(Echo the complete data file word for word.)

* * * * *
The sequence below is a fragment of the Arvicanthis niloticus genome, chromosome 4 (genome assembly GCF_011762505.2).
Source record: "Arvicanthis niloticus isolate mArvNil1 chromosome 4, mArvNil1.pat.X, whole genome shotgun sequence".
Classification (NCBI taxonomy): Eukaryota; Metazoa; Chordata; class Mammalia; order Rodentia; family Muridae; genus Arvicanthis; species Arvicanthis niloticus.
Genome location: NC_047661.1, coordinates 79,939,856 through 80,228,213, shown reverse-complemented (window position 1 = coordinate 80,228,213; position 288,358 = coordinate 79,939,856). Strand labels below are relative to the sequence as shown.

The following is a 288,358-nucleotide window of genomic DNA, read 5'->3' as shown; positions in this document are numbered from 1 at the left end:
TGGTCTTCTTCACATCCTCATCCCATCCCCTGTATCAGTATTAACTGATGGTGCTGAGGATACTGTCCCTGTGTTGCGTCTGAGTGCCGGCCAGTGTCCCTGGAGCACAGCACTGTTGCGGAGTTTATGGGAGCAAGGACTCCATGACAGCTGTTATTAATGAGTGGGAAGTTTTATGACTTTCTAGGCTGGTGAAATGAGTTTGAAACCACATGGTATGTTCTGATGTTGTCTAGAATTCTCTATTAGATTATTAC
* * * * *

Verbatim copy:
The sequence below is a fragment of the Arvicanthis niloticus genome, chromosome 4 (genome assembly GCF_011762505.2).
Source record: "Arvicanthis niloticus isolate mArvNil1 chromosome 4, mArvNil1.pat.X, whole genome shotgun sequence".
Classification (NCBI taxonomy): Eukaryota; Metazoa; Chordata; class Mammalia; order Rodentia; family Muridae; genus Arvicanthis; species Arvicanthis niloticus.
Genome location: NC_047661.1, coordinates 79,939,856 through 80,228,213, shown reverse-complemented (window position 1 = coordinate 80,228,213; position 288,358 = coordinate 79,939,856). Strand labels below are relative to the sequence as shown.

The following is a 288,358-nucleotide window of genomic DNA, read 5'->3' as shown; positions in this document are numbered from 1 at the left end:
TGGTCTTCTTCACATCCTCATCCCATCCCCTGTATCAGTATTAACTGATGGTGCTGAGGATACTGTCCCTGTGTTGCGTCTGAGTGCCGGCCAGTGTCCCTGGAGCACAGCACTGTTGCGGAGTTTATGGGAGCAAGGACTCCATGACAGCTGTTATTAATGAGTGGGAAGTTTTATGACTTTCTAGGCTGGTGAAATGAGTTTGAAACCACATGGTATGTTCTGATGTTGTCTAGAATTCTCTATTAGATTATTAC